If you’re looking for a good place to start reading Filipino novels, this is a great one. There’s an English translation available too, entitled Eight Muses of the Fall, but if you’re a Filipino I hope you would choose to read the one published in our mother tongue.


THE SHADOW OF THE WIND by Carlos Ruiz Zafon

I was on my usual Booksale visit when I spotted this on the lower shelves. The author was familiar because a friend has mentioned it to me (we exchange list of books we’re searching for). I texted him to ask if he already has a copy of it, as it turns out he already found one the previous week, but he still encouraged me to buy it for myself with the promise that the story and author is actually great. Because I’m weak for books, I obliged. After all, a Zafon book priced at 50 pesos is such a steal (a brand new copy costs around 800 pesos, imagine that!) Thanks to this incident, another author has been added on my beloved list. As soon as I went out of the store, I started reading the first pages while I pass dinner time in the nearby fast food chain. After 7 pages I was already submerged in the world that Zafon has created.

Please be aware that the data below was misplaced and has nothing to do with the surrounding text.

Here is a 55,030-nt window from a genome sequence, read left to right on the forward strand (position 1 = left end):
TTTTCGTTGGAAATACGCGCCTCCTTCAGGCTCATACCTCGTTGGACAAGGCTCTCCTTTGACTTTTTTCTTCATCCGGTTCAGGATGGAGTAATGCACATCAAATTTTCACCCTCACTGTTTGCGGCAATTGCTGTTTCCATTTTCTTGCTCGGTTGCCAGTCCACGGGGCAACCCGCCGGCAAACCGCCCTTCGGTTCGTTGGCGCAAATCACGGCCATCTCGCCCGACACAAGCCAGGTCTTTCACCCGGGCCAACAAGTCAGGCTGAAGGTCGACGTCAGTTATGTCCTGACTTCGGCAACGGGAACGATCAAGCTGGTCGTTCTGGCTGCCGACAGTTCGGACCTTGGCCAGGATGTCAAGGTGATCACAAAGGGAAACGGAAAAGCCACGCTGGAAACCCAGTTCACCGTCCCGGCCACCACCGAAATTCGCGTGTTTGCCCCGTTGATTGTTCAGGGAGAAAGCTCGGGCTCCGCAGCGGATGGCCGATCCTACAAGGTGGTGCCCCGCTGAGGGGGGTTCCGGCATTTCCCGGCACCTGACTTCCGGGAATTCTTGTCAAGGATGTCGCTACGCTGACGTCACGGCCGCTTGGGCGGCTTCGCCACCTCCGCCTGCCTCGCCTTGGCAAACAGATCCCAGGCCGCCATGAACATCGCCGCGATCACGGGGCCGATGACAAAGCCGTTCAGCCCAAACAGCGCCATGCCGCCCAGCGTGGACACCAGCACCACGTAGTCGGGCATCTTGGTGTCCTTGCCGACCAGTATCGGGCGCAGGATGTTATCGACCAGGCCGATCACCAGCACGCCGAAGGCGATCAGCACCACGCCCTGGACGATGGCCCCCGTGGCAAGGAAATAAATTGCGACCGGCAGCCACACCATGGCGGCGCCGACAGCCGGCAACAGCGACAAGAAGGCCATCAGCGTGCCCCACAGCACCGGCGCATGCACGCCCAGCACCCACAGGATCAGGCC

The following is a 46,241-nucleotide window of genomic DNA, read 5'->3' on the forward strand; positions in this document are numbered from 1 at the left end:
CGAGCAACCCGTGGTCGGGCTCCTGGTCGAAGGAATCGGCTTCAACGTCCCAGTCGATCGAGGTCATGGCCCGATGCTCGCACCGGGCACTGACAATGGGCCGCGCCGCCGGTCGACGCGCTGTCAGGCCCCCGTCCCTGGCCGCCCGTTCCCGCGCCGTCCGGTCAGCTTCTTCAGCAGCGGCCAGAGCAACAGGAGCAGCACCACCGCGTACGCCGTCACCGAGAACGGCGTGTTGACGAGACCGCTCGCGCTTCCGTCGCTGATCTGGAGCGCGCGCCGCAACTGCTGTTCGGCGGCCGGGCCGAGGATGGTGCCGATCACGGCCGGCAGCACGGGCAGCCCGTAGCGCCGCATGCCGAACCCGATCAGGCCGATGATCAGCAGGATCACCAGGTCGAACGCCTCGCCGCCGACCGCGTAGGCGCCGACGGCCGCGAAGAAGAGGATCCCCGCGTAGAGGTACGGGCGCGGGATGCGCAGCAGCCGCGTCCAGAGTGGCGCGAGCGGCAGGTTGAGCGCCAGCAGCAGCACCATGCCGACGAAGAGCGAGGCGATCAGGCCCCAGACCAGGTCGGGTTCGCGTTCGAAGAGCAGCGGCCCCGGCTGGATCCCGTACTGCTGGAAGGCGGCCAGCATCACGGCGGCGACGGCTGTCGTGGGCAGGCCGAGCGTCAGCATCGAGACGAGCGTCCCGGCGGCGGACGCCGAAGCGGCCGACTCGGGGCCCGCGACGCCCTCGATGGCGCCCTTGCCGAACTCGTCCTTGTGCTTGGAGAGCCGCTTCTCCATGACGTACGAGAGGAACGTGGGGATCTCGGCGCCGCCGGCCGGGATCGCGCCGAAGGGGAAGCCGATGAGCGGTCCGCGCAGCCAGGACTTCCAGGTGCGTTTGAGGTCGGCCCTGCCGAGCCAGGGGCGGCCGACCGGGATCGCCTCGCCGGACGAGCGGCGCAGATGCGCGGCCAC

If Walong Diwata ng Pagkahulog encouraged me to push through my attempts in writing, The Shadow of the Wind embraced me with reassurance that despite the digital shift, it would always be worth it to stick on loving physical books. This is actually the second book in the trilogy, but as my friend puts it the characters are in the same universe but each book can stand on its own. I’ll let Zafon speak more for this one, “I could try to tell you the story, but it would be like describing a cathedral by saying it’s a pile of stones ending in a spine…In my schoolboy reveries, we were always two fugitives riding in the spine of a book, eager to escape into worlds of fiction and secondhand dreams.”

If you ever come across this novel on second hand bookstores, please don’t hesitate to buy it and give it a home. Let its magic unfold before you; don’t let it go down the cemetery of forgotten books.


THE MOMENT by Douglas Kennedy